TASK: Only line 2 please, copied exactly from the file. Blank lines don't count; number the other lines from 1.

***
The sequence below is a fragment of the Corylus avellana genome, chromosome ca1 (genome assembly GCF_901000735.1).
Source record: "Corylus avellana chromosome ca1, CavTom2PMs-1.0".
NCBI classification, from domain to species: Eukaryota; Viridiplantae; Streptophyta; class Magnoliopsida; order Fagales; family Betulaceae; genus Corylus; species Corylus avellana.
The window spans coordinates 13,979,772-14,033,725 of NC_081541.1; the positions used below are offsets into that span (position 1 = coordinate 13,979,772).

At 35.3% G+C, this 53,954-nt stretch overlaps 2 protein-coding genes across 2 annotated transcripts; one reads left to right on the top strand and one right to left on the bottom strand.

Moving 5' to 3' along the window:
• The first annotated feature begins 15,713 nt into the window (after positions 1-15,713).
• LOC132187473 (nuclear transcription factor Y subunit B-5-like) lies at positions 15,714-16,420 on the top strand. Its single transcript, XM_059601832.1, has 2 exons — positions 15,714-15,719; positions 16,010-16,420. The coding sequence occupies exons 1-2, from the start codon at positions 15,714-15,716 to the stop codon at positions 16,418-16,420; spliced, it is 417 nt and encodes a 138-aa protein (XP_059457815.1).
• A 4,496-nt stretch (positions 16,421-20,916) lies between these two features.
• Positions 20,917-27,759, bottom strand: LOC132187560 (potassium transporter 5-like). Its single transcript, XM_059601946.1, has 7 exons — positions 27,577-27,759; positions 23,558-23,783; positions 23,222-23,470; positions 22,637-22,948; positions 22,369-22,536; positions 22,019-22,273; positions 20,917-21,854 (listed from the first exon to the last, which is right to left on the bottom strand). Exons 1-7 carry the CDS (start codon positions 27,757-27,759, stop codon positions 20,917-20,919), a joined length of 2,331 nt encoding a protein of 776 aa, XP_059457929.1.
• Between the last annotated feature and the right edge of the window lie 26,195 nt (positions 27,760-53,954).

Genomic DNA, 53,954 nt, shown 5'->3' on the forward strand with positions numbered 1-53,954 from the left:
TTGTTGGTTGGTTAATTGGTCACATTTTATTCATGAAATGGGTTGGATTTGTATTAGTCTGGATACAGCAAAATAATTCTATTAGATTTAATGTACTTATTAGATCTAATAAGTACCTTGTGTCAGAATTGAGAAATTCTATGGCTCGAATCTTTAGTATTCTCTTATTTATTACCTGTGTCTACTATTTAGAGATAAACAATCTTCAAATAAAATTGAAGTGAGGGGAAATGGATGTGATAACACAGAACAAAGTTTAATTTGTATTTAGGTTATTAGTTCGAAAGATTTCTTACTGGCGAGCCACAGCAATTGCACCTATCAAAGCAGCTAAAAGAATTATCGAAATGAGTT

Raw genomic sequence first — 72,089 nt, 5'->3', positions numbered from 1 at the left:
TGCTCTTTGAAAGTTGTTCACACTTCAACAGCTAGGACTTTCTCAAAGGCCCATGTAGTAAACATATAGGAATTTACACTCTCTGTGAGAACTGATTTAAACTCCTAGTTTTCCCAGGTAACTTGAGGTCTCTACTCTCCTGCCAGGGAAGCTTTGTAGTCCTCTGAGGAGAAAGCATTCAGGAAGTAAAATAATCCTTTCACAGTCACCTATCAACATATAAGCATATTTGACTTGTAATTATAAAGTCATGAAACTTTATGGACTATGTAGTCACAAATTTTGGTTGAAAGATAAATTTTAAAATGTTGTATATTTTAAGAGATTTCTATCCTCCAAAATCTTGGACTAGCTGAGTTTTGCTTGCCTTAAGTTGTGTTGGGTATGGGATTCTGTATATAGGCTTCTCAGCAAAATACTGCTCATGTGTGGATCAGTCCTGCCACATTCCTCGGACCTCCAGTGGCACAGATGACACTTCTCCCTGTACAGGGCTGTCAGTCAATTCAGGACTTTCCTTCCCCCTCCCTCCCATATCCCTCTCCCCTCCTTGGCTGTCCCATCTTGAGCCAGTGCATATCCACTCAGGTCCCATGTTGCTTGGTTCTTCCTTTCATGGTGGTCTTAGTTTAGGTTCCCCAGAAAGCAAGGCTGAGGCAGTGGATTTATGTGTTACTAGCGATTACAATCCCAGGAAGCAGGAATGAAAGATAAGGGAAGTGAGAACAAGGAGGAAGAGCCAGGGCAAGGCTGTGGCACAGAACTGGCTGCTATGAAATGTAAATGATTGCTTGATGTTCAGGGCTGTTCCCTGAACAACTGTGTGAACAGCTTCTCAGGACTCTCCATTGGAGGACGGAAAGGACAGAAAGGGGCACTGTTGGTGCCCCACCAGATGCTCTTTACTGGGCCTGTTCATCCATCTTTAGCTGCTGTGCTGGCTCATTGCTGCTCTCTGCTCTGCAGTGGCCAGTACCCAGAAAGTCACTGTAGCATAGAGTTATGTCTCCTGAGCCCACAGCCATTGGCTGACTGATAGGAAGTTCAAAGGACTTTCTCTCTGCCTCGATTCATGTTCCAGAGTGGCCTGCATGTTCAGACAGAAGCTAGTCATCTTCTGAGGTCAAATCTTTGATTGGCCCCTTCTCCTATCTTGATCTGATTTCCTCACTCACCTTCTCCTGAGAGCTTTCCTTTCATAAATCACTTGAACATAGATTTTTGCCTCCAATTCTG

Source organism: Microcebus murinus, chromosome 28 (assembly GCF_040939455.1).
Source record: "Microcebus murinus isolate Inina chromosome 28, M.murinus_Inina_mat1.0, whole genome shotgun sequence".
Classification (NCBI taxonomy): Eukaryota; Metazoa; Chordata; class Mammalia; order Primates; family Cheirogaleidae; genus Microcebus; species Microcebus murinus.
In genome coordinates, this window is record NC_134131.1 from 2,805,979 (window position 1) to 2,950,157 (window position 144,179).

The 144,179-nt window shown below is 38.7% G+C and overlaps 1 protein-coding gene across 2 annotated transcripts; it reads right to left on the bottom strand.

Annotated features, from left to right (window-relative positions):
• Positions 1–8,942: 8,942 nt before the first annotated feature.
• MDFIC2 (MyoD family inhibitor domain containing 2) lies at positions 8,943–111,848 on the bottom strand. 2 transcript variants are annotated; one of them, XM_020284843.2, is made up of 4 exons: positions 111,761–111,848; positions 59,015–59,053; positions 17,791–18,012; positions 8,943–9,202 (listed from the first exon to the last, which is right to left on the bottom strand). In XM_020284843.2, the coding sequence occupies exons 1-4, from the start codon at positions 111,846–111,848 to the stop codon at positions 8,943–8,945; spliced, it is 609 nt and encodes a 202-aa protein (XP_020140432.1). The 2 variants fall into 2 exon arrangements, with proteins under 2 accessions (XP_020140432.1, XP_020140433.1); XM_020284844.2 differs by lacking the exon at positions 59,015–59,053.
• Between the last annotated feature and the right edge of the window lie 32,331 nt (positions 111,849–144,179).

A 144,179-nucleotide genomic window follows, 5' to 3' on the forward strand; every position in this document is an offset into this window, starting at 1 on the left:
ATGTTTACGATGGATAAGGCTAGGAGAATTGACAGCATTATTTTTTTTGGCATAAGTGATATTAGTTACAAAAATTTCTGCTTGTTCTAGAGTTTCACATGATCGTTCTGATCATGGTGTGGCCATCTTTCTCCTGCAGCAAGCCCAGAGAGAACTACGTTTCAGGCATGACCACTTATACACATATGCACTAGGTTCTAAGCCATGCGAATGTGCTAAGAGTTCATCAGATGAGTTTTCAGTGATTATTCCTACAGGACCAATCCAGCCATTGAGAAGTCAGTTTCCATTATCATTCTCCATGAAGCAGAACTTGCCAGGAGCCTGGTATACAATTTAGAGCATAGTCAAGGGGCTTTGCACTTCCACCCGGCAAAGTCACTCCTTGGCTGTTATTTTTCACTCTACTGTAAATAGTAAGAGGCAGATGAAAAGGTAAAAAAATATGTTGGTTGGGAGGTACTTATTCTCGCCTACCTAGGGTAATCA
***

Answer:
Source record: "Corylus avellana chromosome ca1, CavTom2PMs-1.0".